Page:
Abir Moussi emerges in Tunisia’s opinion polls as she breaks with political order

The programme of the Free Destourian Party focuses on adjusting financial imbalances, supporting the national currency and boosting national production.
Sunday 12/05/2019
Challenging the system. Abir Moussi, leader of the Free Destourian Party. (Courtesy of PDL)
Challenging the system. Abir Moussi, leader of the Free Destourian Party. (Courtesy of PDL)

With parliamentary and presidential elections scheduled for late this year in Tunisia, the Free Destourian Party and Abir Moussi, the 43-year-old lawyer leading it, have become serious contenders.

An opinion poll conducted by the Sigma Conseil polling agency indicated that the Free Destourian Party (PDL) was fourth among political parties with 9.9% support of respondents. Moussi, the party’s outspoken leader, was third among potential presidential candidates, at 12.4%. Other polls placed her and her party even higher.

The Arab Weekly met with Moussi to learn about her views and those of her party, the political scene in Tunisia and the PDL’s prospects and election programme.

Moussi said the growing interest in the PDL is a serious trend due to two factors: the party’s unwavering commitment to its principles despite pressure and intimidation and the party’s insistence on challenging the existing political order and giving Tunisians who are sceptical of the political establishment hope of a way out of the country’s many predicaments.

Moussi said she is undaunted by criticism levelled at her as fighting an old guard battle aimed at resurrecting the pre-2011 political order. She said many of the critics are “in a state of confusion and bewilderment as some of them continue to play on falsehoods and fake news. We are principled in our positions and programmes but our opponents are trying to mislead public opinion into seeing the [PDL] as an exclusionist political entity.”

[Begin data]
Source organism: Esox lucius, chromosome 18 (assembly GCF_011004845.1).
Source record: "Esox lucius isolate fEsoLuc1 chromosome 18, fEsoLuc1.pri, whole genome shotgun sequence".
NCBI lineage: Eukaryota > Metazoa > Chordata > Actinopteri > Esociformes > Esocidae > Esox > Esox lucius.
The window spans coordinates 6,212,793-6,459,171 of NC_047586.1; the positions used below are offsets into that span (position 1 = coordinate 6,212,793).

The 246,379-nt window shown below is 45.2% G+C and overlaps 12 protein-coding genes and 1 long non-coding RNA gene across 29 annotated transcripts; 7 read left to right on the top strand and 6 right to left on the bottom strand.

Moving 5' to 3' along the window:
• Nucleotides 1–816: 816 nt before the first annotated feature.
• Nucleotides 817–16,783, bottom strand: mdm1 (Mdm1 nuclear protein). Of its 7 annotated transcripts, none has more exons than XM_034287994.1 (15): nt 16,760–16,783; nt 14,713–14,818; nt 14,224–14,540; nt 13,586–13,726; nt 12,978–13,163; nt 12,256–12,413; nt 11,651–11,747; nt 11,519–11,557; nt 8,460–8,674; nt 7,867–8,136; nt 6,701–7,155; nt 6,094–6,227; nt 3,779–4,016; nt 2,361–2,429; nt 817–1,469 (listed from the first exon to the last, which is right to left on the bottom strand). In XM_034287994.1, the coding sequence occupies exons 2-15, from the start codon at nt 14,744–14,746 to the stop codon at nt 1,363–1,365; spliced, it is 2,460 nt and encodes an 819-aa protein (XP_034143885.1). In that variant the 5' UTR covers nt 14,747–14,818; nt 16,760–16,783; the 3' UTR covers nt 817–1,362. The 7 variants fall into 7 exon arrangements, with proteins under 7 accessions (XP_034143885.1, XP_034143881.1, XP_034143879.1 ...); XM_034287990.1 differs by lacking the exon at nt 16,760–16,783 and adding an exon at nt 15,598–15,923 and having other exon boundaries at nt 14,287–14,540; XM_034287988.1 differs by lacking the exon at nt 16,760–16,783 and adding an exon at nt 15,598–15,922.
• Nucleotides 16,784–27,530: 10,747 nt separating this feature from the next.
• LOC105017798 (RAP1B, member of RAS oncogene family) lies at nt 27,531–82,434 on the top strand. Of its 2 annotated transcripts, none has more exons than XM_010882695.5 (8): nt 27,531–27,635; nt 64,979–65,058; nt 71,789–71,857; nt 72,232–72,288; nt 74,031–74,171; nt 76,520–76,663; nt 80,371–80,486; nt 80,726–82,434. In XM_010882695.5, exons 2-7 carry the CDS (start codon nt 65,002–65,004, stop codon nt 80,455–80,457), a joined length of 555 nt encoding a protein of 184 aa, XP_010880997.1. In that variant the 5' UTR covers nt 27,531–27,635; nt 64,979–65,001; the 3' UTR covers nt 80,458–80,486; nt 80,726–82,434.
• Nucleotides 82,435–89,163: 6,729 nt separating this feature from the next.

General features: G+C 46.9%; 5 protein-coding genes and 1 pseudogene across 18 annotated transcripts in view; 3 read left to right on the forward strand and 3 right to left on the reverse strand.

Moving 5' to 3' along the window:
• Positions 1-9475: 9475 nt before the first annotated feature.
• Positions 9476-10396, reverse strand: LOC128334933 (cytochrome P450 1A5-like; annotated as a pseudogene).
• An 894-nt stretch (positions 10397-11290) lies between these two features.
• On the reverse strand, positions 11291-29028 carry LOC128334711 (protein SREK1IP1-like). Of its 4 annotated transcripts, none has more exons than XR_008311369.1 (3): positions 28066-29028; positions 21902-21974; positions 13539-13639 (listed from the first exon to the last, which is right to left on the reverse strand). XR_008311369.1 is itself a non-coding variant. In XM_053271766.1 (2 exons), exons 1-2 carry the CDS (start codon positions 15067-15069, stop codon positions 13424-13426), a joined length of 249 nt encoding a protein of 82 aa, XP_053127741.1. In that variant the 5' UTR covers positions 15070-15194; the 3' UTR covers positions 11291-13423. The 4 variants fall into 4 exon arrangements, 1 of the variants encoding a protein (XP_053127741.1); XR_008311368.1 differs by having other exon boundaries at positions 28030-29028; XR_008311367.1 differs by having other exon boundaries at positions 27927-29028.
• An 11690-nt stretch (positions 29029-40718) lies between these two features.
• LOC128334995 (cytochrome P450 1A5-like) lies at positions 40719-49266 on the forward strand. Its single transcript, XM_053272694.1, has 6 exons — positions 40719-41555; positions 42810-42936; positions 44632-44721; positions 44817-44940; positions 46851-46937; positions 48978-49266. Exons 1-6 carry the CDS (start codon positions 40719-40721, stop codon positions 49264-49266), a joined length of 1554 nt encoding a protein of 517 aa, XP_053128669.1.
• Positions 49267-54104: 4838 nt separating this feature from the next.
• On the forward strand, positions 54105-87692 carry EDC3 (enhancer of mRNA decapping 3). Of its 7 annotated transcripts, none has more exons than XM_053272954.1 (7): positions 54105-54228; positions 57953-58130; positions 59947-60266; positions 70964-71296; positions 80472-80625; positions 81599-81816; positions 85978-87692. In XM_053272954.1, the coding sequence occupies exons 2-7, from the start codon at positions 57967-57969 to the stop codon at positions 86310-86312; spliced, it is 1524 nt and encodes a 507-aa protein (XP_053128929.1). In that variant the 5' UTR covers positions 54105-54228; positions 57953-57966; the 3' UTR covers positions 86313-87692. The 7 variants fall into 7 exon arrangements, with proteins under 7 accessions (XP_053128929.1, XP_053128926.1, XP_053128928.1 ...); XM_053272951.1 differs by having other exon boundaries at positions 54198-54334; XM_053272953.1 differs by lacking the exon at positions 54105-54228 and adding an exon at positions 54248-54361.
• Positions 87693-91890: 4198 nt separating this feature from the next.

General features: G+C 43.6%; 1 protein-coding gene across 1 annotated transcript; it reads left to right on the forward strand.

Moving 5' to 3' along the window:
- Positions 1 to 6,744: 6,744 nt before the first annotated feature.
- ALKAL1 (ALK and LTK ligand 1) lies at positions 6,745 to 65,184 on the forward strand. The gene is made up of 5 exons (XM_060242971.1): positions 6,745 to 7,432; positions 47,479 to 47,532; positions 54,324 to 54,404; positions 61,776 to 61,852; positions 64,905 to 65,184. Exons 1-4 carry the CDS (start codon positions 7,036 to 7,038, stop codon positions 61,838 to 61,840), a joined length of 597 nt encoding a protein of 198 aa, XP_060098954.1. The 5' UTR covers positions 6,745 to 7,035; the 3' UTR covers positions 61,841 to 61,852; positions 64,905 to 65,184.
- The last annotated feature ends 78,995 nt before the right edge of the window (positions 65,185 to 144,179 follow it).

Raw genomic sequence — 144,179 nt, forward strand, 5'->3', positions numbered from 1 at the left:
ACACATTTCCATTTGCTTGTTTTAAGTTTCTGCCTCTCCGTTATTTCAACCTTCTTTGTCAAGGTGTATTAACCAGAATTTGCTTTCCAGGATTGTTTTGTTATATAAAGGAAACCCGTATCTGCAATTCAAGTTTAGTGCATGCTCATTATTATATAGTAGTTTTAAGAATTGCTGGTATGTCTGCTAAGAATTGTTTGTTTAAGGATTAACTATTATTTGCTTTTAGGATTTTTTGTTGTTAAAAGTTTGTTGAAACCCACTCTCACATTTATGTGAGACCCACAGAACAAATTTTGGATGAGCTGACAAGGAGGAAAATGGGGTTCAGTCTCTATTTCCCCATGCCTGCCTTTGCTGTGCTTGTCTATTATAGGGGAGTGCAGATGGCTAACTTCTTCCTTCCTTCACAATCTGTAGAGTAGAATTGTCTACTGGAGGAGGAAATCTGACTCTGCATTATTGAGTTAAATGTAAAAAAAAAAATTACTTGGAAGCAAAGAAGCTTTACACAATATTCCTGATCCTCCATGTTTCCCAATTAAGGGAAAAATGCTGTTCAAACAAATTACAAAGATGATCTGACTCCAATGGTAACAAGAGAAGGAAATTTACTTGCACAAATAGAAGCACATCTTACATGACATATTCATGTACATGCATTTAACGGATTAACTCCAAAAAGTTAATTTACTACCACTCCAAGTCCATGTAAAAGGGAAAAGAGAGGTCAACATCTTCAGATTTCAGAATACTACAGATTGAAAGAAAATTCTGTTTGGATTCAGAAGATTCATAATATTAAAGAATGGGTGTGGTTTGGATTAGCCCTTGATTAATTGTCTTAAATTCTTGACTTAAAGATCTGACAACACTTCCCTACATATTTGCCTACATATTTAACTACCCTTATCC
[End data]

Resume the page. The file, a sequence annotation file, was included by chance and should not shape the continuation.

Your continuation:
The former-ruling Democratic Constitutional Rally, in which Moussi had the position of deputy secretary-general, was banned in 2011 by a court ruling after the removal of President Zine el-Abidine Ben Ali. Moussi was one of the few who dared to challenge that ruling in court.

Moussi said her party was ready to “accept every political partnership that may contribute to the creation of a national project capable of leading Tunisia to a better future but we strongly reject any partnership that may harm the country and its people.”

She did not mince words about the type of partnerships she would reject.

“The political component to which I am referring,” she said, “is no other than the Islamist party Ennahda that has embraced, since its inception, the ideology of the Muslim Brotherhood, the mother organisation of all Islamists.

“The embrace of the radical ideology of the Muslim Brotherhood was acclaimed by Ennahda’s leaders before they started working on improving their image at home and abroad by denying their ties to the Muslim Brotherhood to have a hold on Tunisia. Now, we see them relying on mere fallacies and distortions to promote their group as a civil party.”